Okay, I won't trademark Trademark, if everyone else puts down their IP guns too.
Update 9/3/03: The Onion on trademark law: The Onion | Tanzania Loses Name To Tanning-Salon Chain. And Al Franken on Terry Gross.
From AP/Ted Bridis. The article says these are methods to track downloaders, but I was under the impression that at least for now, they are tracking people acting as uploaders by posting files, not downloaders.
Rich Kulawiec says, "Wow. The RIAA has discovered checksums and the Unix/Linux 'sum' command." Wouldn't it be terrific if the RIAA used some of this brainpower to make good legal download services, using a nice easy interface offering a wide range of music at a reasonable price, compensating artists fairly and making it cooler to download legally than not to do so? Course there would always be a few shoplifters, but that's the cost of doing business across many industries.
UPDATE 10/05/03: EFF info here says this: Our database was last updated Sunday, October 5, and currently has 1,568 subpoenas. Note that if you use the EFF database to search your own file-sharing handle or IP address, they do not log *any* searches or information that can be traced back to you. For more info on subpoenas and how they work under the DMCA look at this.
EFF's database of RIAA subpoenas sent to obtain identities of suspected file sharers has just been updated with PACER records through last Friday -- 1145 subpoenas. According to Wendy Selzer:
Here are some aggregate stats from the set:
10 universities, among 40+ ISPs (there are multiple names, not to mention mere trademarks, referring to some ISPs). Comcast, SBC, Time Warner, and Verizon lead the pack of ISPs. KaZaA is far and away the most common filesharing service scanned.
6 New York University
4 Bentley College
3 Boston College (dismissed)
2 Northeastern University
1 Massachusetts Institute of Technology (dismissed)
1 Loyola University Chicago
1 Loyola Marymount University
1 DePaul University
1 Columbia University
1 Boston University
ISP Recipients (including unis):
372 Comcast Cable Communications, Inc.
148 Time Warner Cable
108 SBC Internet Communications, Inc.
87 Verizon Internet Services, Inc.
85 Charter Communications, Inc.
32 RCN Corporation
32 Adelphia Communications Corporation
26 Cox Communications, Inc.
20 GTE.Net LLC (d/b/a Verizon Internet Solutions) Verizon Avenue Corporation Verizon Media Ventures, In
12 EarthLink, Inc.
7 Mediacom Communications Corporation
6 Verizon Internet Services, Inc. and GTE.Net LLC (d/b/a Verizon Internet Solutions)
6 New York University
6 InterQuest Communications
5 GTE.net LLC (d/b/a Verizon Internet Solutions)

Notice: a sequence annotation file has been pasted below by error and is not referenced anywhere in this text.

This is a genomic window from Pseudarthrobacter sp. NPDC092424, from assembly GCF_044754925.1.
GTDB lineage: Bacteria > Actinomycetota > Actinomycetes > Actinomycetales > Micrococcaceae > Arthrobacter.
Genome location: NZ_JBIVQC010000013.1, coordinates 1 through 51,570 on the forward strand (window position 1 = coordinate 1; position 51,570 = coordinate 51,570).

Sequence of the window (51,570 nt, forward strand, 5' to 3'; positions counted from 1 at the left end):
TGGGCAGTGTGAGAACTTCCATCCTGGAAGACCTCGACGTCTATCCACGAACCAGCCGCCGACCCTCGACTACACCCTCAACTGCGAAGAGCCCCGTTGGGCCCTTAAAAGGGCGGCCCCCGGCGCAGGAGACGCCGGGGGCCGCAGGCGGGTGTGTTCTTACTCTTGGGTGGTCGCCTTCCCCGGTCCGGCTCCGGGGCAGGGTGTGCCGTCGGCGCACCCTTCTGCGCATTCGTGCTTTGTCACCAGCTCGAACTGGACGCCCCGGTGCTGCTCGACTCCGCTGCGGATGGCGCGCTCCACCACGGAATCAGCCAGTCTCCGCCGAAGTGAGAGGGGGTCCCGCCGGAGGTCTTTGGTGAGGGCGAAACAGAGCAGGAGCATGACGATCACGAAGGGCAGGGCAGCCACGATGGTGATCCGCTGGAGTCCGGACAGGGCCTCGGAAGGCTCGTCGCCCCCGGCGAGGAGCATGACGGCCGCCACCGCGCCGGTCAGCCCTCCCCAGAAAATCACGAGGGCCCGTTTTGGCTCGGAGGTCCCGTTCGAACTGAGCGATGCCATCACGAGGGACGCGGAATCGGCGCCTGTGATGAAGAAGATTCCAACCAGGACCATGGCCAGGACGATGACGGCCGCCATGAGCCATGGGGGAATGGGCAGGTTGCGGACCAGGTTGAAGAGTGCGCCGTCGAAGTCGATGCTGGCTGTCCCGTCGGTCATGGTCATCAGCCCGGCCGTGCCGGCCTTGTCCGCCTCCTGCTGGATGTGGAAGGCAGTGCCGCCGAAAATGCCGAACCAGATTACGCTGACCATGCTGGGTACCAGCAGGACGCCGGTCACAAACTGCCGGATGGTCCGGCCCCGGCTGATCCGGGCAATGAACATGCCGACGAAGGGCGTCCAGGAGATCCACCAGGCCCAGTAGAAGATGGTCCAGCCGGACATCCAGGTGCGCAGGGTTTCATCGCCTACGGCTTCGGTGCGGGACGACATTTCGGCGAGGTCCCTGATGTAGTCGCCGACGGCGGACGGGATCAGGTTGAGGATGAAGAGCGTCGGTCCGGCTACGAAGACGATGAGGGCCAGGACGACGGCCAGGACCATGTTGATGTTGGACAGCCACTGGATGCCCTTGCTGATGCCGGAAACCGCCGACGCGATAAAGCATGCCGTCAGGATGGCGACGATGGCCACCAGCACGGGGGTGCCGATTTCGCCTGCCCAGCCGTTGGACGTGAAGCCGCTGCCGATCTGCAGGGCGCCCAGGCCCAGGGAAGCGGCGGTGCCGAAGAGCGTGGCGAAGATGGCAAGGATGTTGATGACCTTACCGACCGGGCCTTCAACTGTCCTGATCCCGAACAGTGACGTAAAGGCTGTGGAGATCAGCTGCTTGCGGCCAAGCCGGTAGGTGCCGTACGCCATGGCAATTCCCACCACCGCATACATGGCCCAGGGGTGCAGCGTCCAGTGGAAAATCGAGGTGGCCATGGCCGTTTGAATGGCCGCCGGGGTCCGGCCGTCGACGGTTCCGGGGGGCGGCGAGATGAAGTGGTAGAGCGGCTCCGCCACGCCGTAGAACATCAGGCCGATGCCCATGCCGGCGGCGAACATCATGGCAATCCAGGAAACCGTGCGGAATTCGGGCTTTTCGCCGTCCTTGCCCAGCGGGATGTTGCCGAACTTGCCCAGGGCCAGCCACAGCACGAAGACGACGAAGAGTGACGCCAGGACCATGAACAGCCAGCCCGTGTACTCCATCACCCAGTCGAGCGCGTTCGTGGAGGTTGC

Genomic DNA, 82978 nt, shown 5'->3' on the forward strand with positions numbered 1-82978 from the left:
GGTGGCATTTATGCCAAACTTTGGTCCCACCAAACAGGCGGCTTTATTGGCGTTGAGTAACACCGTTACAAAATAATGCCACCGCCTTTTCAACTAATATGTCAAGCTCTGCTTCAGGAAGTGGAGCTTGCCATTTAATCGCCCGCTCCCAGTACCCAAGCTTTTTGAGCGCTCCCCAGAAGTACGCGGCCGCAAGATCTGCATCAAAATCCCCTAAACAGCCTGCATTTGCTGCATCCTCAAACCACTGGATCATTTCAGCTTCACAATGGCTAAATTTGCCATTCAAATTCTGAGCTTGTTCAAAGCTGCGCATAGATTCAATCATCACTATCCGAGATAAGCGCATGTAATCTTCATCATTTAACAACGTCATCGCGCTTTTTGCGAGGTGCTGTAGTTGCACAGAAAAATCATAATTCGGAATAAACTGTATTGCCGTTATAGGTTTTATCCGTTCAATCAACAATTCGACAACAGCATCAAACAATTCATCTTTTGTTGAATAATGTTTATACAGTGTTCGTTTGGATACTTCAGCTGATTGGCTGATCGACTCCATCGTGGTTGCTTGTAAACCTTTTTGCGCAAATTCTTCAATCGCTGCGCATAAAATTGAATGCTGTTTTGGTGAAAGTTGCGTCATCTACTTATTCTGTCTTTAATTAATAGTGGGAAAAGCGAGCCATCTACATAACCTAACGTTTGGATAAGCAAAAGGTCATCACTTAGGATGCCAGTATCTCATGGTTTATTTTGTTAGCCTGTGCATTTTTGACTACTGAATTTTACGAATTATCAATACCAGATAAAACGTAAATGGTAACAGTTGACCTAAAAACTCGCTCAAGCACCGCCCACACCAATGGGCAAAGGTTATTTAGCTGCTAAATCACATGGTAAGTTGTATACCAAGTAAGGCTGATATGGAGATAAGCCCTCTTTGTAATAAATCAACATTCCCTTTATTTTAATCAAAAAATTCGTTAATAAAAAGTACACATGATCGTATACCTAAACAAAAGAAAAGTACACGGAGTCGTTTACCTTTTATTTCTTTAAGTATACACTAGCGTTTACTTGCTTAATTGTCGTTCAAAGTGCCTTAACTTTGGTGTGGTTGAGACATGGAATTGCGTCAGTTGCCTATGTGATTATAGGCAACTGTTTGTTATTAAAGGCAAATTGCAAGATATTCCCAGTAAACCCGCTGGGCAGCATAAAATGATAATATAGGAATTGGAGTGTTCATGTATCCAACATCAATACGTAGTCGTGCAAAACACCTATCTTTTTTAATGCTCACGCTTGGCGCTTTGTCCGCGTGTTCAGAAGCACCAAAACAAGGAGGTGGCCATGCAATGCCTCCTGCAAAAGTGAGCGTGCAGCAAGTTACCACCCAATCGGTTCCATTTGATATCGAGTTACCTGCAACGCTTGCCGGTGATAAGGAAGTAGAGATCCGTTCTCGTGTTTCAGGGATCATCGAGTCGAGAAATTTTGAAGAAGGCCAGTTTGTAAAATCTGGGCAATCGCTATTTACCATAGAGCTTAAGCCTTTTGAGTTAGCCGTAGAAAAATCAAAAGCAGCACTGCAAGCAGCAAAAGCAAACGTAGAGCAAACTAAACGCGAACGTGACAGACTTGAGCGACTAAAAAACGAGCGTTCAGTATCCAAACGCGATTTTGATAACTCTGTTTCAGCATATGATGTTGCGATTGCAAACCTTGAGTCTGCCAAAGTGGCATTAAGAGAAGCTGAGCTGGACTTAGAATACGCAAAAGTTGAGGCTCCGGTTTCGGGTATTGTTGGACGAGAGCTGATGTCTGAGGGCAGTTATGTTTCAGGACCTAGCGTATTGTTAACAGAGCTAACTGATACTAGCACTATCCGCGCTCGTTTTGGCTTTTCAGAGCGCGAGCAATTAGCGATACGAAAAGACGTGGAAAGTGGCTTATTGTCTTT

4 Earthlink, Inc.
4 Bentley College Academic Technology Center
3 Verizon lnternet Services, Inc.
3 Insight Midwest, L.P.
3 Boston College
2 Verizon Media Ventures Inc.
2 San Bruno Municipal Cable
2 Northeastern University
2 CSC Holdings, Inc.
2 CenturyTel Internet Services, LLC
2 America Online, Inc.
1 Verizon Avenue Corporation
1 University of Southern California
1 Speakeasy, Inc.
1 Qwest Communications Corporation
1 Pacific Bell lnternet
1 Massachusetts Institute of Technology
1 Loyola University Chicago
1 Loyola Marymount University
1 Greenville Electric Utility System (GEUS)
1 DePaul University
1 Columbia University
1 Boston University
1 BlueMarble Telecom, LLC
1 BellSouth.net Inc.
1 AT&T Worldnet Service
1 Armstrong Cable Services
1 America Online
13 Gnutella (Bearshare)
11 MP2P (Blubster & Piolet)
10 Gnutella (Limewire)
2 Gnutella (Shareaza)
Today we resolve an apparent conflict between California's trade secret law(Civ. Code, § 3426 et seq.)1 and the free speech clauses of the United States and California Constitutions. In this case, a Web site operator posted trade secrets owned by another on his Internet Web site despite knowing or having reason to know that the secrets were acquired by improper means. The trial court found that the operator misappropriated these trade secrets in violation of section 3426.1 and issued a preliminary injunction pursuant to section 3426.2, subdivision (a), prohibiting the operator from disclosing these secrets. Accepting as true the trial court's findings, we now consider whether this preliminary injunction violates the First Amendment of the United States Constitution and article I, section 2, subdivision (a) of the California Constitution. We conclude it does not.